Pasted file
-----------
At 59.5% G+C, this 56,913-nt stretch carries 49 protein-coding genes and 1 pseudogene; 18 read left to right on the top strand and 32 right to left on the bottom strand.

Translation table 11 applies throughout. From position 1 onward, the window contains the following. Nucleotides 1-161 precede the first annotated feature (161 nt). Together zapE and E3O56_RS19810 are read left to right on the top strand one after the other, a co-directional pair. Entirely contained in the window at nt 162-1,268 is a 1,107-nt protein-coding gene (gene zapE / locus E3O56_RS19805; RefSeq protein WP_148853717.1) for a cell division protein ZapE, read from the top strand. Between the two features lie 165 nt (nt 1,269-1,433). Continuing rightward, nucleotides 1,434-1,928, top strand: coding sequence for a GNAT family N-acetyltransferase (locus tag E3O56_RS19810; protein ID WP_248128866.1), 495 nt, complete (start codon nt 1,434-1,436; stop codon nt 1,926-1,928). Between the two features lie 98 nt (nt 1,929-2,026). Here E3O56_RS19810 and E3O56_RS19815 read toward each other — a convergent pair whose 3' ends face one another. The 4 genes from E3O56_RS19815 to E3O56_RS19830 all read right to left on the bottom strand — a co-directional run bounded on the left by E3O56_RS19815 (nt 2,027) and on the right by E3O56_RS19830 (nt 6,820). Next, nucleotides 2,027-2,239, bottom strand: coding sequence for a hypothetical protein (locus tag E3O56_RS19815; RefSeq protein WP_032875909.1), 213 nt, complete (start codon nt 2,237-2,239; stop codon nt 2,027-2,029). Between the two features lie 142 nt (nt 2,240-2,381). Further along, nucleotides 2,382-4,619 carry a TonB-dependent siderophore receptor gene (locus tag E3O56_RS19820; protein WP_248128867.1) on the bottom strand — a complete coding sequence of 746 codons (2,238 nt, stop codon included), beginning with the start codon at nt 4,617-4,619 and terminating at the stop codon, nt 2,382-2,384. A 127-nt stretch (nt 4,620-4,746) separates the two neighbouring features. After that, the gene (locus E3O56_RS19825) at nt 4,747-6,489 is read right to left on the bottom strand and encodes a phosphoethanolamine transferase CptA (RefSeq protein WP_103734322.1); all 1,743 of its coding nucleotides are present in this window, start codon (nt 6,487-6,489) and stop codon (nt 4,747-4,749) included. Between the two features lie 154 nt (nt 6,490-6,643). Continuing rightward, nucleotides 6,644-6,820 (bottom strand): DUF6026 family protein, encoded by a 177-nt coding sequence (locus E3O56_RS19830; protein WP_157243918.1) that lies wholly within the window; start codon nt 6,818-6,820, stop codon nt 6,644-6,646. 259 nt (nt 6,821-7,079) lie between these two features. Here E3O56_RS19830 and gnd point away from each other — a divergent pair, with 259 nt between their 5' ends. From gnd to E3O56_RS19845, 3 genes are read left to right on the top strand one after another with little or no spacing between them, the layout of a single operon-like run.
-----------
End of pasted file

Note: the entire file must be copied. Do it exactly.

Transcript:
At 59.5% G+C, this 56,913-nt stretch carries 49 protein-coding genes and 1 pseudogene; 18 read left to right on the top strand and 32 right to left on the bottom strand.

Translation table 11 applies throughout. From position 1 onward, the window contains the following. Nucleotides 1-161 precede the first annotated feature (161 nt). Together zapE and E3O56_RS19810 are read left to right on the top strand one after the other, a co-directional pair. Entirely contained in the window at nt 162-1,268 is a 1,107-nt protein-coding gene (gene zapE / locus E3O56_RS19805; RefSeq protein WP_148853717.1) for a cell division protein ZapE, read from the top strand. Between the two features lie 165 nt (nt 1,269-1,433). Continuing rightward, nucleotides 1,434-1,928, top strand: coding sequence for a GNAT family N-acetyltransferase (locus tag E3O56_RS19810; protein ID WP_248128866.1), 495 nt, complete (start codon nt 1,434-1,436; stop codon nt 1,926-1,928). Between the two features lie 98 nt (nt 1,929-2,026). Here E3O56_RS19810 and E3O56_RS19815 read toward each other — a convergent pair whose 3' ends face one another. The 4 genes from E3O56_RS19815 to E3O56_RS19830 all read right to left on the bottom strand — a co-directional run bounded on the left by E3O56_RS19815 (nt 2,027) and on the right by E3O56_RS19830 (nt 6,820). Next, nucleotides 2,027-2,239, bottom strand: coding sequence for a hypothetical protein (locus tag E3O56_RS19815; RefSeq protein WP_032875909.1), 213 nt, complete (start codon nt 2,237-2,239; stop codon nt 2,027-2,029). Between the two features lie 142 nt (nt 2,240-2,381). Further along, nucleotides 2,382-4,619 carry a TonB-dependent siderophore receptor gene (locus tag E3O56_RS19820; protein WP_248128867.1) on the bottom strand — a complete coding sequence of 746 codons (2,238 nt, stop codon included), beginning with the start codon at nt 4,617-4,619 and terminating at the stop codon, nt 2,382-2,384. A 127-nt stretch (nt 4,620-4,746) separates the two neighbouring features. After that, the gene (locus E3O56_RS19825) at nt 4,747-6,489 is read right to left on the bottom strand and encodes a phosphoethanolamine transferase CptA (RefSeq protein WP_103734322.1); all 1,743 of its coding nucleotides are present in this window, start codon (nt 6,487-6,489) and stop codon (nt 4,747-4,749) included. Between the two features lie 154 nt (nt 6,490-6,643). Continuing rightward, nucleotides 6,644-6,820 (bottom strand): DUF6026 family protein, encoded by a 177-nt coding sequence (locus E3O56_RS19830; protein WP_157243918.1) that lies wholly within the window; start codon nt 6,818-6,820, stop codon nt 6,644-6,646. 259 nt (nt 6,821-7,079) lie between these two features. Here E3O56_RS19830 and gnd point away from each other — a divergent pair, with 259 nt between their 5' ends. From gnd to E3O56_RS19845, 3 genes are read left to right on the top strand one after another with little or no spacing between them, the layout of a single operon-like run.